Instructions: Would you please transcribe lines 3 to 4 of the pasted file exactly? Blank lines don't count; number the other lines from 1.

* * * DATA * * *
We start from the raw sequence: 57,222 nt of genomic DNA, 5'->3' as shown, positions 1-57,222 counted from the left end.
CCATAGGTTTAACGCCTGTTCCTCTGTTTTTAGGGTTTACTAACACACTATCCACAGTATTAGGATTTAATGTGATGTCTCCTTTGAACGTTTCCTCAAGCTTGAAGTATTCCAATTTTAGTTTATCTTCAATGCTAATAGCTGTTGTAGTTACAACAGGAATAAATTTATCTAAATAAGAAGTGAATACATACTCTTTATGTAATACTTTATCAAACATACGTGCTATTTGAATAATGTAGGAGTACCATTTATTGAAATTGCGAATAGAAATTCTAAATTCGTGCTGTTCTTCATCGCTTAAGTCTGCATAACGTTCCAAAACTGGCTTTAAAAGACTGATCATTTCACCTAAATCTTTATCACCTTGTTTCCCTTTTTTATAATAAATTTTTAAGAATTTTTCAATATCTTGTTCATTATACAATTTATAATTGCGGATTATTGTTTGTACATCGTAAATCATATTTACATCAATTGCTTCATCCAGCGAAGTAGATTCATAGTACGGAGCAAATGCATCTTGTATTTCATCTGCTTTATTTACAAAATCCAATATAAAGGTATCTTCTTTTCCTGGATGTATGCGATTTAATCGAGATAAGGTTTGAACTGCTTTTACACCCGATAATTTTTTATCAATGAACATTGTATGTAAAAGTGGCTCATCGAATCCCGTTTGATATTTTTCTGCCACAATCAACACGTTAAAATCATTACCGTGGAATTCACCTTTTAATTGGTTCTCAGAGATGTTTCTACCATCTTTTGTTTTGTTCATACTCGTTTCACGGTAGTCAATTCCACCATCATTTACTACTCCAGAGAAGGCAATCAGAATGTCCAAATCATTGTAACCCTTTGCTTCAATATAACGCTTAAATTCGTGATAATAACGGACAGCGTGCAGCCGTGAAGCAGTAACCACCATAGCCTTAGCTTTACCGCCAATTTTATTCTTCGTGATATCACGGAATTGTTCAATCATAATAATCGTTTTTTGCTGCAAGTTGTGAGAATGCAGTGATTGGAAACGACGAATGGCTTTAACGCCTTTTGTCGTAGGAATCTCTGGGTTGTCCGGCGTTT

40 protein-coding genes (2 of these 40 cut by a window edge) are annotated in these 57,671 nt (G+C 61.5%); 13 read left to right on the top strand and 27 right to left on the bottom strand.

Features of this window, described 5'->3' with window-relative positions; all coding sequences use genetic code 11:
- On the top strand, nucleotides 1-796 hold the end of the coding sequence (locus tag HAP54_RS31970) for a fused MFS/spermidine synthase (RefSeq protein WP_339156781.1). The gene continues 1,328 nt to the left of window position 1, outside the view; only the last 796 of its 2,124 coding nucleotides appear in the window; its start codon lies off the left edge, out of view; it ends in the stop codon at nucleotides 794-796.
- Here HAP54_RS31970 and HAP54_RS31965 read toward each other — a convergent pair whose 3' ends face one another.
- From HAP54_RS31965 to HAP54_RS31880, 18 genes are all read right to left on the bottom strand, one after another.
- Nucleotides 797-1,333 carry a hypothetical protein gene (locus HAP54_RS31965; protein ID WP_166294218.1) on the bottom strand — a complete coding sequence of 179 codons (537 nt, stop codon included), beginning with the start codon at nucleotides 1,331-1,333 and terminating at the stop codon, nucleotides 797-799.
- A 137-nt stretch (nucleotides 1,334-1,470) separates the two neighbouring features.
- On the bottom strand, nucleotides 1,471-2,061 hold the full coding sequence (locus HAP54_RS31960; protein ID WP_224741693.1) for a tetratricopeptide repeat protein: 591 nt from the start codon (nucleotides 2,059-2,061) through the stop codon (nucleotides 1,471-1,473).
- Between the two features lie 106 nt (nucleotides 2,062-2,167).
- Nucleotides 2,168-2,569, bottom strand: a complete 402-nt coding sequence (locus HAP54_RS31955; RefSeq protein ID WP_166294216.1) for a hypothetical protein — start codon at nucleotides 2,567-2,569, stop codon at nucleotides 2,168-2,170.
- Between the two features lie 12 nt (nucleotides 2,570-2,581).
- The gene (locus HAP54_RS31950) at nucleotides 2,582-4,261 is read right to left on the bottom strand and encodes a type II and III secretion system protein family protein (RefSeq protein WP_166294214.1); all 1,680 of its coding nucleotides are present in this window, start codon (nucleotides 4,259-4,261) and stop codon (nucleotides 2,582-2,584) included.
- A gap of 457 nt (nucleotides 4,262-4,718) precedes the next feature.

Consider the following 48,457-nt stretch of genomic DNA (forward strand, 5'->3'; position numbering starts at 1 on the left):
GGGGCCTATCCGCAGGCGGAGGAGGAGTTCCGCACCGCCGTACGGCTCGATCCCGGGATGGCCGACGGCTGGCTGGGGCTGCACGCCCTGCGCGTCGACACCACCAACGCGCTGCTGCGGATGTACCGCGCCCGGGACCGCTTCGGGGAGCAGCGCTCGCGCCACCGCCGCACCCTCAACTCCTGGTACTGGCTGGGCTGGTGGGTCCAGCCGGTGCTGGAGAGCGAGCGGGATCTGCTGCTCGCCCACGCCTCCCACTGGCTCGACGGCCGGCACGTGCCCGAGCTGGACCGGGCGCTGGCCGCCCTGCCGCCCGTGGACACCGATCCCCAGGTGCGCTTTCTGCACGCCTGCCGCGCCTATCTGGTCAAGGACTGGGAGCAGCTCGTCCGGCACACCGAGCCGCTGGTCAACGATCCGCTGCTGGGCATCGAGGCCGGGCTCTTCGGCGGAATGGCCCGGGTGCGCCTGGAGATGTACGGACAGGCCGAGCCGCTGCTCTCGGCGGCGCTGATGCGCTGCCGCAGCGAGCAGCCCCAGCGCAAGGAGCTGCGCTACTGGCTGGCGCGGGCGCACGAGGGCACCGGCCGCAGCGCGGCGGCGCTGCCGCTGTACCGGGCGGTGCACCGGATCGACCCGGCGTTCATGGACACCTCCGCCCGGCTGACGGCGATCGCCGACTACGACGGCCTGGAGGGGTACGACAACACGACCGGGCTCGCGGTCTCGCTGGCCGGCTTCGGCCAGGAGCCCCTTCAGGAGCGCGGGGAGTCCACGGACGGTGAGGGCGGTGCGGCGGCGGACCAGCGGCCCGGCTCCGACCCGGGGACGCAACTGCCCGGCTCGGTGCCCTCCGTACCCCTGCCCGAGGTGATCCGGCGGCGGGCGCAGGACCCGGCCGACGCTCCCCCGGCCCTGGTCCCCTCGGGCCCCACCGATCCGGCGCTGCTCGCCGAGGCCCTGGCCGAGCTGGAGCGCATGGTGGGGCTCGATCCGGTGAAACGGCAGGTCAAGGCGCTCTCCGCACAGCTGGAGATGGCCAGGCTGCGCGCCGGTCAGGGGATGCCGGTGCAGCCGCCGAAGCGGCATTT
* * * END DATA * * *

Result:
40 protein-coding genes (2 of these 40 cut by a window edge) are annotated in these 57,671 nt (G+C 61.5%); 13 read left to right on the top strand and 27 right to left on the bottom strand.

Features of this window, described 5'->3' with window-relative positions; all coding sequences use genetic code 11: